1. Unified party to be called Nepal Communist party.

2. A General Convention will take a final call on the party’s ideology.

3. Until then, Marxism and Leninism will be the ideological stand of the party.

4. The strength of the Standing Committee, Politburo and the Central Committee will be small. ( said not to exceed three digits for the central committee, less than two dozens for the standing committee- and in the proportion of 60-40 between UML and the MC)

5. Oli and Dahal to take turns as Prime minister. ( said to be three years for Oli and two for Dahal and vice-a-versa for party chairmanship)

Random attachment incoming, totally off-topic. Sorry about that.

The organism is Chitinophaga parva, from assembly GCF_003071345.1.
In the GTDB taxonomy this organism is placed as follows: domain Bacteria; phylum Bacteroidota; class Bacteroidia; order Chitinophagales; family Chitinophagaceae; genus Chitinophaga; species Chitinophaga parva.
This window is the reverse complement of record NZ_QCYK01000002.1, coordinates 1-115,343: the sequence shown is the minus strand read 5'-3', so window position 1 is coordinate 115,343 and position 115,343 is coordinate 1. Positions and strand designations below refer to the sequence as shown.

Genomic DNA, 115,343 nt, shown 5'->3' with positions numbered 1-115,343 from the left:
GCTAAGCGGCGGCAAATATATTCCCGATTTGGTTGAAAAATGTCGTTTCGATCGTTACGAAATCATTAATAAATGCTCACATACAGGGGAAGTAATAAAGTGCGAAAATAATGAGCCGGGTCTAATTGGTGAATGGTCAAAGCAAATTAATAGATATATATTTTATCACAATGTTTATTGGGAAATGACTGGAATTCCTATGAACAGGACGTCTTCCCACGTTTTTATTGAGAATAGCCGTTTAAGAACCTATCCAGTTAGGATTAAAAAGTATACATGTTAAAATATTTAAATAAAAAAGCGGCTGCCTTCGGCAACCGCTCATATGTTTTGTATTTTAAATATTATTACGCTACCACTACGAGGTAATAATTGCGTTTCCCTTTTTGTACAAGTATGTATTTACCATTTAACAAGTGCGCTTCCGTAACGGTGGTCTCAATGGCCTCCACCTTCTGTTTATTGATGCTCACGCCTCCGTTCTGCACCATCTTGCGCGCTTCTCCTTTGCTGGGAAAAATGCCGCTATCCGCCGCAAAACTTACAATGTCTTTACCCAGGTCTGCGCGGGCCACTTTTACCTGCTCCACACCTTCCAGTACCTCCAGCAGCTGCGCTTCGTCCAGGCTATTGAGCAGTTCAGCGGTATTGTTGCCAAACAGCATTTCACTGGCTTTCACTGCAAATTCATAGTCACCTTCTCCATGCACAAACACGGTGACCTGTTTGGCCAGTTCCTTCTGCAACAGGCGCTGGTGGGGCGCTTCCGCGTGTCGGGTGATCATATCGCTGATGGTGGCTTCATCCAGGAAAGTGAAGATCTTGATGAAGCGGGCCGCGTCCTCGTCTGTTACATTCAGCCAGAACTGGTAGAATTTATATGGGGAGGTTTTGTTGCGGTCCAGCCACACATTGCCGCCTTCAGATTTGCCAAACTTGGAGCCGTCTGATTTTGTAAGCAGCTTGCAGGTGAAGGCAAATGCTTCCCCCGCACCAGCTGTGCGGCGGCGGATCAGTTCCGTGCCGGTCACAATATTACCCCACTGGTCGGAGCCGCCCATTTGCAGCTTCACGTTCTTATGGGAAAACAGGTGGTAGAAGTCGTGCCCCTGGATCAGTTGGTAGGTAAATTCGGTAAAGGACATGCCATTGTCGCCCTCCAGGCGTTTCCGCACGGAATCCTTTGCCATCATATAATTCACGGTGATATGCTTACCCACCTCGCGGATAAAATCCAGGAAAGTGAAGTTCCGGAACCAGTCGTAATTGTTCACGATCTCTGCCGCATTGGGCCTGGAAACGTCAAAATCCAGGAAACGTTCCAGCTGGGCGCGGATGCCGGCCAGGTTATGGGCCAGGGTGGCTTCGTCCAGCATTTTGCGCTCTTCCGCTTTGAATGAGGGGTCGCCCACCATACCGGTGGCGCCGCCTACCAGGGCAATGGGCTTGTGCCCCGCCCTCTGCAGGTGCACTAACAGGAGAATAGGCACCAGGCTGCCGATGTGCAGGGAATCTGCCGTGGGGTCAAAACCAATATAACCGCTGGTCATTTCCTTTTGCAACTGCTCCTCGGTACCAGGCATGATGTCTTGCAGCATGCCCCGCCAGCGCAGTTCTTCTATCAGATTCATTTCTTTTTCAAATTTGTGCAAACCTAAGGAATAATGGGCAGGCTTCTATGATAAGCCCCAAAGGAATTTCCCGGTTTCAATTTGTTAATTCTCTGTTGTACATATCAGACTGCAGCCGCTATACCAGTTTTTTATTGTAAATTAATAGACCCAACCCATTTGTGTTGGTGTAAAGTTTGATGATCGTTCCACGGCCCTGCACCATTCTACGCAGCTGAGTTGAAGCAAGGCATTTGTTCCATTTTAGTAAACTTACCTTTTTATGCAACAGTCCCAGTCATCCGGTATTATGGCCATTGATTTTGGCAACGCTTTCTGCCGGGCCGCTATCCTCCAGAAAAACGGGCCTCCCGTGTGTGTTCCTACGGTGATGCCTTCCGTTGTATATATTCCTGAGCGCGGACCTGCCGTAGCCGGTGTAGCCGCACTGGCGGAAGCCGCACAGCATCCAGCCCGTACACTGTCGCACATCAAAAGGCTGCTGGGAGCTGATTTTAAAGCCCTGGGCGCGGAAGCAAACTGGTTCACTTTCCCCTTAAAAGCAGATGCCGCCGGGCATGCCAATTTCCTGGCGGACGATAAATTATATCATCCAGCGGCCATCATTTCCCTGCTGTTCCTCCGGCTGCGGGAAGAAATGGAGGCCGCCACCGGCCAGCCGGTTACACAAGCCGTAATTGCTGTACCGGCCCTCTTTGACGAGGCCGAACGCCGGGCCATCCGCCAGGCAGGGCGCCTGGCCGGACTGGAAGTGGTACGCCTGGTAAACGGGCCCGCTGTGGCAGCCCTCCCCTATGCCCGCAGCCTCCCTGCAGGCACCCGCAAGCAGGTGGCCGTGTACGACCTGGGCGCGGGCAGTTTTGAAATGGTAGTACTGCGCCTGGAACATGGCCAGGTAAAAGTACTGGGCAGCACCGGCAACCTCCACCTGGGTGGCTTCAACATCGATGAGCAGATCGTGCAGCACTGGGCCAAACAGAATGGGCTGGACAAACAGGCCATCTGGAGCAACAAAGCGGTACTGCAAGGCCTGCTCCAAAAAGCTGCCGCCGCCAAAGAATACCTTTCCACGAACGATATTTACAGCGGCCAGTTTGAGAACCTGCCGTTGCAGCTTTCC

6. Post of President and Dy. Speaker to go to UML and Vice president and Speaker to go to the Maoist Centre.

7. Ministerial berths as decided.

The important thing to note is the power sharing arrangement and the most controversial and difficult aspect-ideology has been put under the carpet for the present. The agreement looks good on paper and one can expect immense problems particularly in the period leading to and during the general convention. Will the UML give up the party’s “people’s multi party democracy?” One should wait and see.


SAAG is the South Asia Analysis Group, a non-profit, non-commercial think tank. The objective of SAAG is to advance strategic analysis and contribute to the expansion of knowledge of Indian and International security and promote public understanding.